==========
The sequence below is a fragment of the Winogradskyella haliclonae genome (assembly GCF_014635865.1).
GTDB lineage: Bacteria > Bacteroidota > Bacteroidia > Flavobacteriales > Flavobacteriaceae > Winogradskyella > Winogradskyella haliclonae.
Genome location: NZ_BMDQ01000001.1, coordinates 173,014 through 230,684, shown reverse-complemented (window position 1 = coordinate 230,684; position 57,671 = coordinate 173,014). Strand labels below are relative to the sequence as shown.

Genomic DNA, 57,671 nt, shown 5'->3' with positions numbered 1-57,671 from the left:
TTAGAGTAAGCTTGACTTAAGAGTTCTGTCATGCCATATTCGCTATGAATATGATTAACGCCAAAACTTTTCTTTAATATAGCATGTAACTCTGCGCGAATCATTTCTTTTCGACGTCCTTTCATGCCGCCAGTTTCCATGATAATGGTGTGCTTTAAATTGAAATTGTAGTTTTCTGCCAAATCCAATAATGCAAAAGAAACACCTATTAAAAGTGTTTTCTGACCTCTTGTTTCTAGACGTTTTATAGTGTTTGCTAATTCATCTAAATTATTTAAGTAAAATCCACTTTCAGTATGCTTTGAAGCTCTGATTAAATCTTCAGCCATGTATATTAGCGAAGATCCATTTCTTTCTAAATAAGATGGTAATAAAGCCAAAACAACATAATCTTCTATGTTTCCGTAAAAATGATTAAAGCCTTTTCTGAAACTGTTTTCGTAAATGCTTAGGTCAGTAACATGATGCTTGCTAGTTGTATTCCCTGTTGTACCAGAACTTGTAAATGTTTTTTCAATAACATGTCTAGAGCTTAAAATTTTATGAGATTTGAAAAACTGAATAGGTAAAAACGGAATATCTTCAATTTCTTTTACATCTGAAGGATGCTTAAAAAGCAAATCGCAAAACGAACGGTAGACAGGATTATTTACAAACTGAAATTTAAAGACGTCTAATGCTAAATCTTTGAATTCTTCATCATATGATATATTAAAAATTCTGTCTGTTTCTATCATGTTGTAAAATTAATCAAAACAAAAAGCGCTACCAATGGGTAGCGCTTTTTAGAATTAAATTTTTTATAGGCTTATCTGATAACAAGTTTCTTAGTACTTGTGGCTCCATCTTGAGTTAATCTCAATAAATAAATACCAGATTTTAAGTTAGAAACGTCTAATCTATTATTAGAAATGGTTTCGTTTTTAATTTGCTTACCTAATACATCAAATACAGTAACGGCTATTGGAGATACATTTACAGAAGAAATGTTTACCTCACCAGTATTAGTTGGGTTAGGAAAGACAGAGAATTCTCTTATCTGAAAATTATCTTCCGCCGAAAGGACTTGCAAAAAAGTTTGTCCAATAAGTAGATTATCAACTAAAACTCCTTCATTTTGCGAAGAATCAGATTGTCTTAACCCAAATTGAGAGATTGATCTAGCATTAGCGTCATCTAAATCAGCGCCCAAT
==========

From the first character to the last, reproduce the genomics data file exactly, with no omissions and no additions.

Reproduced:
The sequence below is a fragment of the Winogradskyella haliclonae genome (assembly GCF_014635865.1).
GTDB lineage: Bacteria > Bacteroidota > Bacteroidia > Flavobacteriales > Flavobacteriaceae > Winogradskyella > Winogradskyella haliclonae.
Genome location: NZ_BMDQ01000001.1, coordinates 173,014 through 230,684, shown reverse-complemented (window position 1 = coordinate 230,684; position 57,671 = coordinate 173,014). Strand labels below are relative to the sequence as shown.

Genomic DNA, 57,671 nt, shown 5'->3' with positions numbered 1-57,671 from the left:
TTAGAGTAAGCTTGACTTAAGAGTTCTGTCATGCCATATTCGCTATGAATATGATTAACGCCAAAACTTTTCTTTAATATAGCATGTAACTCTGCGCGAATCATTTCTTTTCGACGTCCTTTCATGCCGCCAGTTTCCATGATAATGGTGTGCTTTAAATTGAAATTGTAGTTTTCTGCCAAATCCAATAATGCAAAAGAAACACCTATTAAAAGTGTTTTCTGACCTCTTGTTTCTAGACGTTTTATAGTGTTTGCTAATTCATCTAAATTATTTAAGTAAAATCCACTTTCAGTATGCTTTGAAGCTCTGATTAAATCTTCAGCCATGTATATTAGCGAAGATCCATTTCTTTCTAAATAAGATGGTAATAAAGCCAAAACAACATAATCTTCTATGTTTCCGTAAAAATGATTAAAGCCTTTTCTGAAACTGTTTTCGTAAATGCTTAGGTCAGTAACATGATGCTTGCTAGTTGTATTCCCTGTTGTACCAGAACTTGTAAATGTTTTTTCAATAACATGTCTAGAGCTTAAAATTTTATGAGATTTGAAAAACTGAATAGGTAAAAACGGAATATCTTCAATTTCTTTTACATCTGAAGGATGCTTAAAAAGCAAATCGCAAAACGAACGGTAGACAGGATTATTTACAAACTGAAATTTAAAGACGTCTAATGCTAAATCTTTGAATTCTTCATCATATGATATATTAAAAATTCTGTCTGTTTCTATCATGTTGTAAAATTAATCAAAACAAAAAGCGCTACCAATGGGTAGCGCTTTTTAGAATTAAATTTTTTATAGGCTTATCTGATAACAAGTTTCTTAGTACTTGTGGCTCCATCTTGAGTTAATCTCAATAAATAAATACCAGATTTTAAGTTAGAAACGTCTAATCTATTATTAGAAATGGTTTCGTTTTTAATTTGCTTACCTAATACATCAAATACAGTAACGGCTATTGGAGATACATTTACAGAAGAAATGTTTACCTCACCAGTATTAGTTGGGTTAGGAAAGACAGAGAATTCTCTTATCTGAAAATTATCTTCCGCCGAAAGGACTTGCAAAAAAGTTTGTCCAATAAGTAGATTATCAACTAAAACTCCTTCATTTTGCGAAGAATCAGATTGTCTTAACCCAAATTGAGAGATTGATCTAGCATTAGCGTCATCTAAATCAGCGCCCAAT